How to properly make a RG6 connector?

OK I tried to do a few and I just can't seem to follow the instructions 100%. The part to pull back the braided part is really hard to do, most time I end up getting the metal part into a beard like pattern. Then peeling off the foil part from the white part is almost impossible to do, especially if you are cramped in the attic and there is insulation and hot and humid you are using a flash light to do this. Any tips? Is there a good stip tool for RG6? I have the crimp tool already but have trouble striping like the diagrams.
MC
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Lowes and HomeDepot have decent RG-6 stripping tools. The cost around $25 and do a very good job.
Check it out here:
http://tinyurl.com/al3cr
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On Thu, 10 Nov 2005 23:03:48 -0500, "miamicuse"

You might want to mention which connector you're using. There is a difference between the way you prepare the cable for "F", PL259, "N", BNC as well as soldered or crimp. If you're just looking for a stripper, you can get them at the big box stores, or from Milestek (www.milestek.com).
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Larry
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I am using F connectors for coax cable feed.
Thanks,
MC
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Do these strippers strip all layers at different lengths at the same time or do you have to stip one layer at a time and adjust it? For example this one:
http://www.milestek.com/shop/product.asp?id@%2011412&cid=&kwd=&l=&p or
http://www.buy.com/prod/Steren_204_205_Coax_Cable_2_Blade_Stripper_for_RG58_59_62_6_6_Quad/q/loc/111/90135334.html
and are strippers for crimp style F connectors the same as strippers for compression style connectors?
Thanks,
MC
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Lowes has a compression tool made by Zenith that is only 12.00. I have not used that particular one but I imagine it would work fine for your needs.
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wrote (with possible editing):

Yes, it does and that one works fine for F connectors.

Usually.

You're welcome!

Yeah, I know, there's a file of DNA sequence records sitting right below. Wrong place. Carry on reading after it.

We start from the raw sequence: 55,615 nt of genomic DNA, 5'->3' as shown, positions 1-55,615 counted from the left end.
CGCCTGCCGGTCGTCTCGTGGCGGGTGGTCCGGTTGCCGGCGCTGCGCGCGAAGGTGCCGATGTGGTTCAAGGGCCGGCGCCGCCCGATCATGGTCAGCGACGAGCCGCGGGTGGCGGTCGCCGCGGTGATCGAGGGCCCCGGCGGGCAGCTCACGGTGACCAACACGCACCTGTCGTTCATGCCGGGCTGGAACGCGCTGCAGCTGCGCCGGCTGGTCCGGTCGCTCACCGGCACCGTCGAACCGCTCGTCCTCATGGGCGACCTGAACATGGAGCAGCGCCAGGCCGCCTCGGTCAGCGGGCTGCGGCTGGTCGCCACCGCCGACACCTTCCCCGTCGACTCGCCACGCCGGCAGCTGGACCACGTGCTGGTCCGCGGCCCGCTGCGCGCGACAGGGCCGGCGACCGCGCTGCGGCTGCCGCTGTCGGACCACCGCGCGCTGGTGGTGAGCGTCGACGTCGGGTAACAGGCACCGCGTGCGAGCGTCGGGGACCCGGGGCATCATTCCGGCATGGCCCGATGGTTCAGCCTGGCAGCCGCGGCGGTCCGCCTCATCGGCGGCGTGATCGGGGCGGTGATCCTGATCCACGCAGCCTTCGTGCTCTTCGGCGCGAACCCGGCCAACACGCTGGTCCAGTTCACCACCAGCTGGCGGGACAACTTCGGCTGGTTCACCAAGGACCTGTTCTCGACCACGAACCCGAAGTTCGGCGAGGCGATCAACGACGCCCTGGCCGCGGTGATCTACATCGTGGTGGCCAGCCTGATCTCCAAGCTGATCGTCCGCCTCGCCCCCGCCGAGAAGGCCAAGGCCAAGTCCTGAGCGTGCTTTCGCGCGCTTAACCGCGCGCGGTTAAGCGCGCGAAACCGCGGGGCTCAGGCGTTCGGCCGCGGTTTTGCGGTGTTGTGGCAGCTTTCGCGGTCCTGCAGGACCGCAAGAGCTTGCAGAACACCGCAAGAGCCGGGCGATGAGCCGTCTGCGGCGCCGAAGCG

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Larry
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miamicuse wrote:

It looks like you are not doing it right. You do not need to peel the foil off of the center insulation core. As long as you are using the right connectors (RG59 vs RG6), you should be able to stick it in without peeling the foil, so double-check your entire procedure.
Also, any decent home improvement store like Home depot will carry rotary coax strippers that will strip your cable to length. Also, the compression-type connectors seem like even better way to go than crimp (tighter, more reliable). So, if you are willing to invest into tools, get a compression tool instead of the crimper. You will also need compression-type connectors, obviously.
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I looked up the compression tools, they seem to be pretty expensive (like $80). I have a maximum of six or eight connectors to make for my project, and I want to do it right and nice. If I invest in a strip and a compression tool it will be $100 for six connectors. Is there a more reasonably priced tool or are these tools available for rental?'
MC
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On 11 Nov 2005 13:32:32 -0500, info_at_equity-loan_dot snipped-for-privacy@foo.com (equity-loan.info) wrote (with possible editing):

Well, I don't know if they are any more reliable, but they do cost more and T & B are the best.
Also, there are two styles types of compression fittings. One kind uses a ring which is either attached or separate. Compression occurs in the shape of an "O" with two little ears where the excess metal goes. The other uses a hex crimper which forms a hexagon on the back section. Those always seem to be one piece. If you compress a one piece connector, the most common mistake is to try to compress too far forward on the connector. The front section is a fairly rigid (thick) metal and won't compress. Only the rear part compresses, so if you try to compress too far forward, you will distort the shape and it will be hard to screw the connector onto the barrel.
Probably more than you'll ever need to know about them...!
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Larry
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